Bankruptcy – What Is Bankruptcy?

April 5, 2012 by  Filed under: Bankruptcy 

Bankruptcy is a federal debt relief process that allows individuals, businesses, or farmers to obtain federal protection for elimination or reduction of their debts. (A debtor may also repay all of their debts under revised repayment terms as well.) There are two main types of bankruptcy – re-organization and liquidation bankruptcies.

Chapter 7, which is a liquidation bankruptcy, is the most common bankruptcy and is filed by individuals. Chapter 13, which is a re-organization bankruptcy, is gaining in popularity since congress passed an act in 2005 preventing abuse of chapter 7 bankruptcy filing (filing chapter 7 when the debtor was able to pay off their debts) A chapter 7 bankruptcy is known as a liquidation bankruptcy because when you file under chapter 7, your bankruptcy trustee will take any of your non-exempt property and sell (liquidate) it to repay your creditors (ie, the people you owe money to.) However, some of your property is exempt in bankruptcy and you will be able to keep it. In many cases the debtor has no property that they will lose, and large debts that will all be eligible to be erased in bankruptcy.

Once your assets have been sold, and your bankruptcy case is completed most (debts such as judgments against you in court, child support, divorce payments, back taxes that are not older than three years, mortgages and car payments are not wiped out) of your unsecured debts are erased. In some cases, you will not be eligible to file chapter 7, and you will have to file chapter 13; if your average monthly income is greater than the state’s average income, you must apply the means test to your financial situation to see if you are eligible to file chapter 7. If the means test shows you are not eligible to file chapter 7, you will still be able to file for bankruptcy, however you will have to file chapter 13.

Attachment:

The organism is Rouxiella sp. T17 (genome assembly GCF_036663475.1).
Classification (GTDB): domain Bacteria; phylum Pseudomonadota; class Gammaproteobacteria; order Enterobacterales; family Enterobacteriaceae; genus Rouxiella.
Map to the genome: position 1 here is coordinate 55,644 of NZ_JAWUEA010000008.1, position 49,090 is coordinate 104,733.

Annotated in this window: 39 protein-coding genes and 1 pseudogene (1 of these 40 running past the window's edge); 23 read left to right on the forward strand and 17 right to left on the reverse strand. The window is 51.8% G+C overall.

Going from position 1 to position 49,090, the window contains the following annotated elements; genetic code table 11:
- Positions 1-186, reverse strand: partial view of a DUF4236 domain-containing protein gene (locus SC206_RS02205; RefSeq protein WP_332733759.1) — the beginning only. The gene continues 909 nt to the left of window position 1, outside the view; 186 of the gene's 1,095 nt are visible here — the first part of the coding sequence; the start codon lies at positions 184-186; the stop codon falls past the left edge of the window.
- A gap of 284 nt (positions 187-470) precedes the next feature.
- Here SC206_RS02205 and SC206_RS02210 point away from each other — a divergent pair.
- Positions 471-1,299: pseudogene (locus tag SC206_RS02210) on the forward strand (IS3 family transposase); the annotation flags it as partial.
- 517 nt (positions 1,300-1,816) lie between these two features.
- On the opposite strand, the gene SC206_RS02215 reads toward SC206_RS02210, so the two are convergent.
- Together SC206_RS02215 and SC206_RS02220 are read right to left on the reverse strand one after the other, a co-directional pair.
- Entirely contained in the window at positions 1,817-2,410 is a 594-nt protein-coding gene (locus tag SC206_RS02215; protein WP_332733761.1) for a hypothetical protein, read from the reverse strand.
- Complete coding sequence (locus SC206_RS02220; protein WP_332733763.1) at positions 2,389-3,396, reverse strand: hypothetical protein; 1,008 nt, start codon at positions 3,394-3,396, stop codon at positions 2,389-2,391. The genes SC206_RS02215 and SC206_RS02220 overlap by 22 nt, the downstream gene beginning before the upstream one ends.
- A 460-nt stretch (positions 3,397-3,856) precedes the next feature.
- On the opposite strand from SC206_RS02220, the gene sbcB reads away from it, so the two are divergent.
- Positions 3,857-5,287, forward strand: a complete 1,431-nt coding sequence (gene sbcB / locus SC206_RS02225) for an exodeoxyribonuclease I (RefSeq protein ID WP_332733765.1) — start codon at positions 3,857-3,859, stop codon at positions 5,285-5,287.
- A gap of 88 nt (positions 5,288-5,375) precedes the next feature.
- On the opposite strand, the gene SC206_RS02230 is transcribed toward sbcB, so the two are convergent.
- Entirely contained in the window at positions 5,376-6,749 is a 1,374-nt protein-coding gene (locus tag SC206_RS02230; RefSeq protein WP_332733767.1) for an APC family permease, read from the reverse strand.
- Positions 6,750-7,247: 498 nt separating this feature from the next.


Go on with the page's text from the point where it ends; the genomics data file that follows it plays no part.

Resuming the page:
There are two other common chapters of re-organization bankruptcy – chapter 11 and chapter 12.

Chapter 11 bankruptcy is for businesses that are facing financial struggles and is similar to Chapter 13. Individuals are also eligible to file chapter 11, but this is only done in exceptional circumstances (such as the debtor has more debts than the chapter 13 limits allow.)

Chapter 12 bankruptcy is exactly like a chapter 13 bankruptcy, however 80% of the eligible debts must be from a family farm operation. Chapter 12 bankruptcy has higher debt limits than chapter 13, to accommodate for the large costs with operating a farm. Chapter 12 bankruptcy is extremely rare.

Chapter 13 bankruptcy is the most common reorganization bankruptcy for consumers, while chapter 11 bankruptcy is the most common reorganization chapter bankruptcy for businesses. When you file a reorganization bankruptcy, you are agreeing to a payment plan with your creditors – with protection from the bankruptcy court – to repay off a portion (or in some cases all your debts, at reduced interest) of your debts over a period of three or five years. The amount you will pay will depend on several factors such as what you owe, your average monthly income and your states’ average income. In a Chapter 13 bankruptcy, the majority of the creditors (those that hold the majority of the debt) must approve of the re-payment plan. Also, to be eligible to file for chapter 13 you must have less than $1,010,650 in secured debt and $336,900 in unsecured debt. Secured debt is a debt secured by an asset (such as a car) while unsecured debt is debt that has no asset (such as credit card debt.)

A former Bankruptcy Lawyer,

How to Claim Bankruptcy

What is Chapter 11

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